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​Guru Sri Vishnu Tattva Das

Guru Vishnu Tattva Das is a dedicated artist who has devoted himself to perfecting the art of Odissi based in the San Fransisco Bay Area, U.S.A. 

Born and raised in Mumbai, India, from a very early age, Vishnu had a deep-rooted interest in Vaishnava philosophy and teachings and has dedicated a lifetime inculcating the same doctrines to his life as well as others his life has touched upon. He began his training in dance with Smt. Jhelum Paranjape, director of Smitalay Dance Company in Mumbai. He then traveled to Orissa for intensive studies with Padmavibhusan Guru Kelucharan Mohapatra at the Odissi Research Center in Bhubaneshwar. 

Vishnu is recognized as one of India's prominent male Odissi dancers and choreographers, and has received acclaim for his performances throughout India, Italy, Canada, Australia, Japan, and the U.S. He has presented hundreds of solo performances, lecture-demonstrations, and master classes. He has also collaborated, choreographed and performed with many dance artists in India and the U.S. He is known for his mastery of this sacred dance form, especially in the Ashtapadi pieces. His holistic understanding and interpretation of it with his own unique perspective touches a chord with the audience, far and wide. Those who watch and learn Odissi from Vishnu, are drawn to his calm manner, his grace, and his extensive knowledge.

Vishnu brings to his chosen art form a vision of beauty, refinement, grace and spirituality, imbued with a divine inspiration, which permeates each step of his dance. He is the founder-director of Odissi Vilas: Sacred Dance of India, formally known as Sri~Krishnasraya, and is a founding member of Kala Sri Sangha, a group of professional Odissi dancers in the San Francisco Bay Area whose interest is to collectively promote Odissi dance.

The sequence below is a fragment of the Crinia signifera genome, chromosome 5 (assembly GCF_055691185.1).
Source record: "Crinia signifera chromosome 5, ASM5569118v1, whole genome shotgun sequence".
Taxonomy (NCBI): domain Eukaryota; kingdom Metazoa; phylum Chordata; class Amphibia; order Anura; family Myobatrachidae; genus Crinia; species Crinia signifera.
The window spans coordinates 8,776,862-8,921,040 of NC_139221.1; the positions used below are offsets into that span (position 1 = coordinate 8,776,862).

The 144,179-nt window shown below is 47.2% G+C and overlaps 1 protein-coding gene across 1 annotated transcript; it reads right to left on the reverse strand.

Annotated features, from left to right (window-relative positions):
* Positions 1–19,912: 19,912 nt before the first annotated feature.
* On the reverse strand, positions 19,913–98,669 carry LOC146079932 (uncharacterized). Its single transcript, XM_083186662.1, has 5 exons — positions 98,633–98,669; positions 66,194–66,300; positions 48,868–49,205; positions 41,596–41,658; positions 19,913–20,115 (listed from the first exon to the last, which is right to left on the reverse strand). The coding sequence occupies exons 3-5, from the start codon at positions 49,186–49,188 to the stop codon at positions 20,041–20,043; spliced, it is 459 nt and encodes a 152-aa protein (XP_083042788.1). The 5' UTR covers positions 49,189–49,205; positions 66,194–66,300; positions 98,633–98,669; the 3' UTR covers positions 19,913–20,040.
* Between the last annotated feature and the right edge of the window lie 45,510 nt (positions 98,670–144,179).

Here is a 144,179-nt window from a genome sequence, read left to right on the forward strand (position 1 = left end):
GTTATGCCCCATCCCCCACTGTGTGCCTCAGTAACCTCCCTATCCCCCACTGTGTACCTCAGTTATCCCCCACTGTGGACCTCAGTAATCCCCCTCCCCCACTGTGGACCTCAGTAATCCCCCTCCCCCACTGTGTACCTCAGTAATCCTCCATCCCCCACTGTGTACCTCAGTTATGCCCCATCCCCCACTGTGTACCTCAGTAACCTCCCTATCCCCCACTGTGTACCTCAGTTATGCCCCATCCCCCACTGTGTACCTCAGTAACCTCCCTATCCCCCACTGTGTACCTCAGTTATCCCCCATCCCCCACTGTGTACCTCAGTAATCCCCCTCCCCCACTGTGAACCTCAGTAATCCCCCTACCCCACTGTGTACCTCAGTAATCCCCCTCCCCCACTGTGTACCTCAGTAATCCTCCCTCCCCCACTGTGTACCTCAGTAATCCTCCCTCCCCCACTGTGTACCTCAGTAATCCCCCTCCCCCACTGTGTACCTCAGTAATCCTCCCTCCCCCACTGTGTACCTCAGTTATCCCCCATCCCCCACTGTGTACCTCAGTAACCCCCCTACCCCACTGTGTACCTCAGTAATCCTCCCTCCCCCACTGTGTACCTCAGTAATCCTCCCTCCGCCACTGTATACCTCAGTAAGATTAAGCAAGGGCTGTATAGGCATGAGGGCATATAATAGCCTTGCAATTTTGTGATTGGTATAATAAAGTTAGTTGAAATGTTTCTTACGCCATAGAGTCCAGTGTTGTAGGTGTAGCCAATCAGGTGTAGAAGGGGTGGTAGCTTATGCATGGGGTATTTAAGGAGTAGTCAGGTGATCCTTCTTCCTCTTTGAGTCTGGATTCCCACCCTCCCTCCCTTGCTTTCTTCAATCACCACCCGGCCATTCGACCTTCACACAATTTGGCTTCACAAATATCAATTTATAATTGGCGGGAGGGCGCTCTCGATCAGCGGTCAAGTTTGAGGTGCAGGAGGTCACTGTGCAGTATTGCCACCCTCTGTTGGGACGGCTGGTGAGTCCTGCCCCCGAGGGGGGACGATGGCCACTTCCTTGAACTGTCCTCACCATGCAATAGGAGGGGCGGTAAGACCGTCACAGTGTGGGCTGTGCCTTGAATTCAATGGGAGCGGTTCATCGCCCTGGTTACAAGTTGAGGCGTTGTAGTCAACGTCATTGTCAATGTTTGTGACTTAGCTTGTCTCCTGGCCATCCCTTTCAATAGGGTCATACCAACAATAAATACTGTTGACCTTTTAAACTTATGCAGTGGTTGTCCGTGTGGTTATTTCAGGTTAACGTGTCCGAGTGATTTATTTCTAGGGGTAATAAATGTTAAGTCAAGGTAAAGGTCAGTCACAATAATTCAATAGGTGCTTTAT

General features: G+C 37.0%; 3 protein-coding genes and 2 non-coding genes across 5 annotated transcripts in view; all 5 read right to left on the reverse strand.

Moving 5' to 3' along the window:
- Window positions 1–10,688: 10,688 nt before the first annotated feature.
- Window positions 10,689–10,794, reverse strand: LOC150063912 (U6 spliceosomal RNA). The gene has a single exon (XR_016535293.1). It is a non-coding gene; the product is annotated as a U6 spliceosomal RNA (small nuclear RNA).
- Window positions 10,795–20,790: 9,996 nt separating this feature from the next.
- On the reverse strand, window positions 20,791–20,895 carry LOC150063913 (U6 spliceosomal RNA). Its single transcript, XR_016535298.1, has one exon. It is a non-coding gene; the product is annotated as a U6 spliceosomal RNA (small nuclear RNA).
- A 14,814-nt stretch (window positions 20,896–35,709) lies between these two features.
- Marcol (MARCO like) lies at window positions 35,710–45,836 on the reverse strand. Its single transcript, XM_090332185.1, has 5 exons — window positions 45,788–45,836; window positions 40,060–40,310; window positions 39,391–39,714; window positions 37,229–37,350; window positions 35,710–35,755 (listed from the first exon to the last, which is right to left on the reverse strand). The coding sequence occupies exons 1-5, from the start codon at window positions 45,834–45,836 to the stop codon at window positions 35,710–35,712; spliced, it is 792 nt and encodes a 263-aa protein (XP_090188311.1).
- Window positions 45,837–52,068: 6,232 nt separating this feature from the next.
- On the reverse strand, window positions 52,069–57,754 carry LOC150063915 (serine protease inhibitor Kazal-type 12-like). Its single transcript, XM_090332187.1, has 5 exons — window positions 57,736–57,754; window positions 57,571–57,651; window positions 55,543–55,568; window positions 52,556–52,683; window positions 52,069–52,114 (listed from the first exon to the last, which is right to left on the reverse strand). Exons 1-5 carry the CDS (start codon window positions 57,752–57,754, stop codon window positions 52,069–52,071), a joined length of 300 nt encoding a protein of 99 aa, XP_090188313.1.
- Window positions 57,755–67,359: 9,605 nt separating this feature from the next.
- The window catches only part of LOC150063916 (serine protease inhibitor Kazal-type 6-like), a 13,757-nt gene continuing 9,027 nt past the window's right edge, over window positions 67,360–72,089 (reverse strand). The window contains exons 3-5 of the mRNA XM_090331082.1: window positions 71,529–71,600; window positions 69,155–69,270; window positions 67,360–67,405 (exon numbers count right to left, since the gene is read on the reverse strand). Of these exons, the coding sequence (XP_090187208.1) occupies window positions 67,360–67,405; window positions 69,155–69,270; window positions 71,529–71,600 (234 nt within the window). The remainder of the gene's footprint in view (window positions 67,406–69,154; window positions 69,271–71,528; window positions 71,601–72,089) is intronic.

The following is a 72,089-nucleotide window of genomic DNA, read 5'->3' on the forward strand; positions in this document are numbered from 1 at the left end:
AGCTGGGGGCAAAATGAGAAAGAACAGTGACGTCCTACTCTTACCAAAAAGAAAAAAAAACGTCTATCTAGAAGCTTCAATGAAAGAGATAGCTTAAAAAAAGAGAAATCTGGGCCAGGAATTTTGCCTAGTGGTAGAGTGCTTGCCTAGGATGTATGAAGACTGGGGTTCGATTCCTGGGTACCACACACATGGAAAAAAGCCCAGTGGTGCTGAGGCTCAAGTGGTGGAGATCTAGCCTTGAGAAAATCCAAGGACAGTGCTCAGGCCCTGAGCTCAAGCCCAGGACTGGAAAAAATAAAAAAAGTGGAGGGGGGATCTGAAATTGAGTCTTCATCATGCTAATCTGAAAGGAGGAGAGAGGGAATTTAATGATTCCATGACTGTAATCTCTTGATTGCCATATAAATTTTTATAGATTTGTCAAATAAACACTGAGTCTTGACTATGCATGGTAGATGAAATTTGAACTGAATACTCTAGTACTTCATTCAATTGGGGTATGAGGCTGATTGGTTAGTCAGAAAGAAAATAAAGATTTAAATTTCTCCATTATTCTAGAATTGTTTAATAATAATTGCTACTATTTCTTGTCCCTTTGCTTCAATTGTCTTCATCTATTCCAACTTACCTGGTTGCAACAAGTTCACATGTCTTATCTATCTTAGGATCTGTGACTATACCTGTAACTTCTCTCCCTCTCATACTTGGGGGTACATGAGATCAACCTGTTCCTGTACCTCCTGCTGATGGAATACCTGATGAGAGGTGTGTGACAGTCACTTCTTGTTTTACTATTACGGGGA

However, it was US-based mesmerising male dancer Vishnu Tatwa Das who was the show stealer of the festival with his amazing abhinaya like his guru the legendary Kelucharan Mohapatra.  ….read more

(by SHYAMHARI CHAKRA, The Hindu, Friday, Jan 04, 2008)

The performance of the session, indeed of the festival, throwing overboard conventional gender trappings, lay in the strapping six-footer now based in California Vishnu Tatwa Das (originally a student of the ORC under Kelucharan Mohapatra), presenting the erotic lyric "Lila He Nidhi". No awkward coyness here while creating a vision of a transformed, nude Radha, who after intimate moments pleads that Krishna return her clothes. more

(by LEELA VENKATARAMAN, “Odissi cornucopia...from Orissa!” The Hindu, Friday, Jan 05, 2007)

Vishnu Tattva Das from USA, swept the audience off its feet, by his rendition of Kuru Yadu Nandana. His sensuality and eroticism was further heightened by the music, carrying everyone into a realm of divine love play between Radha and Krishna. more

(by Rahul Acharya & Sangita Gosain, “National Festival of Odissi Dance and Music”, Bhubaneswar, Narthaki, April 6, 2007)

After my first viewing of one of Vishnu’s dances, relating to the reunion of the divine lovers Radha and Krishna, I left the auditorium stunned. more

(by Sally Christian, “Odissi Wildflower; A Modern Dancer”, In Dance, May, 2007)

You can use the dance and music as a ritual, every day, as a prayer, as devotion,” he says.

That’s true for the dancers and it can be true for the audience. “I see many people who have come and told me it took them on a journey. It was transformative, transcendent. People are in tears.” more

(by RICK POLITO, “Dedicated to movement: Classical Indian dance demands much from students”, Marin Independent Journal, April 11, 2006)

Vishnu Tattva Das is tall, dark hair framing a squarish face, his height reminding one of Uday Shankar, but Das' technical command surpasses the Indian modern dance pioneer's. Clearly enjoying dancing, Das' height and arms accentuates Odissi's sculptural qualities; his mudras and positions benefit from strong, tapering fingers and movements filling the music with remarkable kinetic phrasing. Watching him is unalloyed pleasure and delight. .... read more  

(by Renee Renouf Hall, “Parampara in Marin County”, Narthaki, October 9, 2005)

"Dance is a spiritual practice, a meditation that does not distinguish between the sacred and the secular," said Das, who often refers to the teachings of Sri Brahma-Samhita, a Hindi spiritual teacher. "In the spiritual world, Goloka, every word is a song and every step is a dance." more

(by Karen Pierce Gonzalez, “Santa Rosa Performer Celebrates Beauty of Hindu Dance / Das follows drumbeat of his passion, embarks on tour of Hare Krishna temples”, SF GATE, July 7, 2000)

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